Another area that's likely to impact traditional IT shops is the way Web 2.0 eliminates upgrades in favor of a perpetual beta-test modality. In effect, everything is a work in progress. Because of this, Web 2.0 offers many good—and bad—examples of quick and dirty implementation projects. Surprisingly, some of these developer-generated rush jobs look great and have wonderful usability.

Interface design is also undergoing a transformation due to new Web 2.0 tools like Asynchronous JavaScript and XML (Ajax). Learning this Web 2.0 coding means getting trained on widely adopted standards, including Cascading Style Sheets, Document Object Model, JavaScript, and XML. While there's some additional learning for developers whenever browsers change or upgrade, relying on these standards will help reduce the number of application changes required.

Changes are made only on the server, whereas users experience them in the browser whenever the added functionality shows up. This was the original promise of Java Applets in the browser, but now it's working and available.

Developers using Ajax tools have produced such consumer sites as Gmail, Yahoo's Flickr photo-sharing, and Microsoft's Live.com site. These look more like desktop applications than Web sites, with quick refreshes instead of long waits for page loads. Features previously seen only on Flash-enabled pages are now common. And since much of the code is open, developers can experiment with the new technology freely. In fact, the Eclipse Foundation, with a contribution of code from IBM, recently made the alpha version of an Ajax toolkit generally available.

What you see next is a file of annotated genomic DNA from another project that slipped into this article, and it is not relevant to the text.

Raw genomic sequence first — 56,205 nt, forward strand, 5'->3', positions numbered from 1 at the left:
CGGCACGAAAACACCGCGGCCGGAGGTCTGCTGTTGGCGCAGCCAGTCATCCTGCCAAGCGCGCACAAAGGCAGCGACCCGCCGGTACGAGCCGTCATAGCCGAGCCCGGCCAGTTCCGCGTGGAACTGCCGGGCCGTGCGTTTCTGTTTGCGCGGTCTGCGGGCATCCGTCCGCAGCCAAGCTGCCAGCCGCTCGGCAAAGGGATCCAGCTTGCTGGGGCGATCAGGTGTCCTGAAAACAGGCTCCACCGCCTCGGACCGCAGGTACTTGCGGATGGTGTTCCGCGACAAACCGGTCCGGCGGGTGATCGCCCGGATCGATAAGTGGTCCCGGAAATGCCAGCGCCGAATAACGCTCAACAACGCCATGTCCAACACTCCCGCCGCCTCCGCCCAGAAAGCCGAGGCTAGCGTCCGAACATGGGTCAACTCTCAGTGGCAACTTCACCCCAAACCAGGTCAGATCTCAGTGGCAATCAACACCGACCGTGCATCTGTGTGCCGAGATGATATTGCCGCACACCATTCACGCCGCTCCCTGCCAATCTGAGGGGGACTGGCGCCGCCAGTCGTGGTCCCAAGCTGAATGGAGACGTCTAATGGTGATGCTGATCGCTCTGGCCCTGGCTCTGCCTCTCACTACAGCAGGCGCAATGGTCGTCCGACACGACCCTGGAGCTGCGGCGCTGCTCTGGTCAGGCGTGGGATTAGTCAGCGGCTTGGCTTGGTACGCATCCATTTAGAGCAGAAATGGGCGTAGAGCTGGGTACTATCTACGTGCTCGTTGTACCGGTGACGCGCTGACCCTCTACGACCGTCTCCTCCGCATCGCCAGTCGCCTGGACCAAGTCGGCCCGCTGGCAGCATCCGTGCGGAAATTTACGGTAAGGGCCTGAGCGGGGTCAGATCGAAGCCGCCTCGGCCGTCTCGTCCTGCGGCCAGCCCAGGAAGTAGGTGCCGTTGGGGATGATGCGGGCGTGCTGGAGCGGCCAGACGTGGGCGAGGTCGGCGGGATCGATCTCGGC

For companies building external-facing applications, Web 2.0 tools can cut testing for different browser configurations. Coding in this way means application-development teams can pick and choose which components to customize and maintain, and which ones to buy or find via open source.

The technologies are proliferating. It's now up to CIOs to find ways to adapt them for business value.

Howard Greenstein is senior director of the Center for Management at New York University's School of Continuing and Professional Studies. He's on the board of the New York Software Industry Association.

Sidebar: Wikis Pick Up Where E-Mail Falls Short

CIOs might get the impression that Web 2.0 is about cutting IT departments out of the loop. But IT has an important role to play by introducing collaborative tools that can trim the overwhelming volume of business E-mail.

Most "FYI" E-mail messages are nothing but distractions; Gartner analysts call them "occupational spam." But even when E-mail between small groups is relevant, timely, and valuable, the information often isn't useful to the organization as a whole. Here's where wikis can help. They can change the virtual location for enterprise communications from corporate servers and storage devices to public forums.